A License to Leak
The unhappy consequences of a shield law for journalists.
Oct 22, 2007, Vol. 13, No. 06 • By GABRIEL SCHOENFELD
But the U.S. government already has a very sorry record of keeping the secrets it has been assigned by the American people to protect. In recent years, the mass media, led by the New York Times, have ferreted out highly sensitive information from disgruntled bureaucrats and deployed it on news pages and on television screens to compromise operational counterterrorism programs like the CIA-Treasury effort to track al Qaeda finances through the SWIFT banking consortium, or the National Security Agency's program to intercept the communications of al Qaeda members with persons in the United States. Given the nature of the war we are in, these disclosures and the damage they inflict are the functional equivalent of reporting on the movement of ships in the midst of a naval battle.
It is notable that even without a shield statute on the books, stories about these highly classified intelligence programs, and many other equally harmful revelations based upon secret data, have been coming out at an accelerating pace. It would seem that more than a handful of officials with their own private agendas are not exactly afraid to break their oaths of secrecy and violate the law even if the Justice Department retains the right to threaten reporters with contempt citations and imprisonment to learn their identities. A major rationale for the passage of the shield law--that, in the absence of one, the public will be ill-informed--would seem to be without foundation.
Proponents of a shield have a ready rejoinder to that argument. Without a reporter's privilege, they say, we will never know about the many important stories that will not see the light of print. About this they are unequivocally right, and that is precisely the trouble with what they are proposing. For if the government already has difficulty keeping leaks from springing, a shield law would greatly exacerbate the plumbing problem, turning a steady drip into a flood. For all intents and purposes, the proposed law would immunize leakers from prosecution by making it utterly impossible to uncover and apprehend them.
It is true, of course, that both the House and Senate versions of the bill have an exception pertaining to leaks that bear on national security. In the only slightly less irresponsible Senate version of the bill, the shield offered to newsmen would fall away if a federal court found a "preponderance of evidence" that a reporter could provide information that would either prevent "a specific case of terrorism against the United States" or avert "significant harm to national security that would outweigh the public interest in newsgathering and maintaining a free flow of information to citizens."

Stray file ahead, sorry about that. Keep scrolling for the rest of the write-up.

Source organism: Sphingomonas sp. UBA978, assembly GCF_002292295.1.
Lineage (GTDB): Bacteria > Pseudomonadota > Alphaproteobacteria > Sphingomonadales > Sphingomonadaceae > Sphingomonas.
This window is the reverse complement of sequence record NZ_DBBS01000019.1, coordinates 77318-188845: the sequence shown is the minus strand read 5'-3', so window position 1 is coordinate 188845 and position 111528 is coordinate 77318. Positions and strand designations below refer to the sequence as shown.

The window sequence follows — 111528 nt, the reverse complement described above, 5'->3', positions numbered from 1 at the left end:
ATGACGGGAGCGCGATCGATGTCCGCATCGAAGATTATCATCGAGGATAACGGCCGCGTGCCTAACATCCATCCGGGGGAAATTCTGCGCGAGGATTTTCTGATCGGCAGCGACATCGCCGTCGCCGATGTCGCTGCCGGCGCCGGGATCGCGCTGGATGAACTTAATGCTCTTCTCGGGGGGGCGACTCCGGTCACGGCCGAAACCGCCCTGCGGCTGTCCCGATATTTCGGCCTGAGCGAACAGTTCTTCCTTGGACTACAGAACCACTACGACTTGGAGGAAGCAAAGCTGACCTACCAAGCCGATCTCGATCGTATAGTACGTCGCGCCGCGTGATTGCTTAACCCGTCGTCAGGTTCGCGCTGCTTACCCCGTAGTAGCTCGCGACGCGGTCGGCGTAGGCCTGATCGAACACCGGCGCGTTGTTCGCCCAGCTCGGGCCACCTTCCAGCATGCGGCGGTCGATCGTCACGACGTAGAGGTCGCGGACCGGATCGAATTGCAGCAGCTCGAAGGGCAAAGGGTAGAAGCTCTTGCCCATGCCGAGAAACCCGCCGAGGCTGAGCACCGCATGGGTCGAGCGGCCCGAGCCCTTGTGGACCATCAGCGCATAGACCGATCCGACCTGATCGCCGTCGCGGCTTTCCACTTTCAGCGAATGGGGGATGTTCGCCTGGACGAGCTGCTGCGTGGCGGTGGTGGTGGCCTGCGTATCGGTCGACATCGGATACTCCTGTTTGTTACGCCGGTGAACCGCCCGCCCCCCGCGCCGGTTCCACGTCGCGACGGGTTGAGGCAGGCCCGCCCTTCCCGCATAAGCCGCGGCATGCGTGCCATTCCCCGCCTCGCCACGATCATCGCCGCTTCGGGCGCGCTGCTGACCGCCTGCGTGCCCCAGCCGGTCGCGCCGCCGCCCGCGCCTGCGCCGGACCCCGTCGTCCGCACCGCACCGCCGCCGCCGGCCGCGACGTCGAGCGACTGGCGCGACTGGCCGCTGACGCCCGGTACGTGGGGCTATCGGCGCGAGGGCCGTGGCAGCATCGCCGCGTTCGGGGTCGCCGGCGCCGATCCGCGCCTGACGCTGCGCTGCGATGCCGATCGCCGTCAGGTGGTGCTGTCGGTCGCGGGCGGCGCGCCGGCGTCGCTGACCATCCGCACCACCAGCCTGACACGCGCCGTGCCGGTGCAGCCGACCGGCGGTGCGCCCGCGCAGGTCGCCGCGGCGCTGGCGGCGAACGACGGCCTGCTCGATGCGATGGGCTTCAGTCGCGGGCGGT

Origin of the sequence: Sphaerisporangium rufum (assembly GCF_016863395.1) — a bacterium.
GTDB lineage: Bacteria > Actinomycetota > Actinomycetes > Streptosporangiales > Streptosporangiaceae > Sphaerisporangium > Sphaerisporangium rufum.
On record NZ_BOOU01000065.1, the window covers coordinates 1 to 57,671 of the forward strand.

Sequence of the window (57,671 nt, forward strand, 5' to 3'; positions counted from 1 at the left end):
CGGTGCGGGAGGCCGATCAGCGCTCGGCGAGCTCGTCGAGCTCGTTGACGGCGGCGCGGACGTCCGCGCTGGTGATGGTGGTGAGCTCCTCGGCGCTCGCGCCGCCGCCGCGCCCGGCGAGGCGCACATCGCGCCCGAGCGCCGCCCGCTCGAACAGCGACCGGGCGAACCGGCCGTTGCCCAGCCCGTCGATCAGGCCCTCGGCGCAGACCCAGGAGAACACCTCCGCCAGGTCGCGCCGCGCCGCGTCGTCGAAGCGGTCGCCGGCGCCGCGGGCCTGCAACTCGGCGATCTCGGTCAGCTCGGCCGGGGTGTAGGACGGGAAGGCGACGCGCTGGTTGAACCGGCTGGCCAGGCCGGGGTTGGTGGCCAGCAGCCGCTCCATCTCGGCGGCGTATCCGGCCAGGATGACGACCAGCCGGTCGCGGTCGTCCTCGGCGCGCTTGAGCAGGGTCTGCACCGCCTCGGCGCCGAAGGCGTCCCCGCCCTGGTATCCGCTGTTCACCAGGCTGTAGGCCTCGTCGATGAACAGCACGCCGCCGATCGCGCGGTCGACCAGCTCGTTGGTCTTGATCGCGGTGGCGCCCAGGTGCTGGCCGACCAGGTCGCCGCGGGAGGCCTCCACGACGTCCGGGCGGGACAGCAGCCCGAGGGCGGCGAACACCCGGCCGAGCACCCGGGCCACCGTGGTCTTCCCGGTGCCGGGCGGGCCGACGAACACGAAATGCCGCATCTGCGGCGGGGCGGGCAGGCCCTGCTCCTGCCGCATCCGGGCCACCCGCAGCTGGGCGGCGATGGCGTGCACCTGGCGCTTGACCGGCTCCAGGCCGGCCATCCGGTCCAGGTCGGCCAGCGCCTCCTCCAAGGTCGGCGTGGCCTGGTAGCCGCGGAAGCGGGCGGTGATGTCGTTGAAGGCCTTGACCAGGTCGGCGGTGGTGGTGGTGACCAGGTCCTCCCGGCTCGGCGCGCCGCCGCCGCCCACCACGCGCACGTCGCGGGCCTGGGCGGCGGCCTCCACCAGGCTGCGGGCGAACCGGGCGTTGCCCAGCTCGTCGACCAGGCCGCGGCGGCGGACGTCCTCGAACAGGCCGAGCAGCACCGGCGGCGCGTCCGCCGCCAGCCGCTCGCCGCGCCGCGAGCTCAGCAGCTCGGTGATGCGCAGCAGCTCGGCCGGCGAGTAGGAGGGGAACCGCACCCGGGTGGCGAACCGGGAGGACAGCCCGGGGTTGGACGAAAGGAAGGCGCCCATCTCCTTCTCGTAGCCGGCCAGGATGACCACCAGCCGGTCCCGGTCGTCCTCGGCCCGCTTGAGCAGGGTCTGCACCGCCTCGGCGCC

A moment's reflection is all that is required to grasp that this exception is almost meaningless. The U.S. government is not the only body in the world that strives to keep secrets. Indeed, some of our adversaries are far more secretive than we are. Given this reality, by what method, and on the basis of what information, would the courts go about assessing whether a particular leak had caused "significant harm" that would "outweigh the public interest in newsgathering"?
The answer is that, until we suffer significant harm itself--when it will be well past time to do anything about it--there will be no method. The facts available to a court for rendering such a judgment would almost always be elusive, or highly classified themselves--and in the absence of a preponderance of evidence pointing to significant harm, the reporters would be permitted to remain silent about their sources and their leaker-accomplices in government could continue to endanger national security while protecting their careers.
Nor is that the end of the problem with the proposed shield law. For in seeking to protect journalists, the bill would raise a question that is harder to solve than any problem ever confronted by Albert Einstein: Who exactly is a journalist?
If the definition is drawn too broadly, the opportunities for mischief become legion. For one thing, every foreign espionage service would rush to launch covertly operated publications--imagine, in the case of the Communist Chinese, the Red Star over Washington Weekly--to gain journalistic privileges for their agents and exemption from the obligation to testify in courts of law. Domestic political extremists and organized criminals would do the same.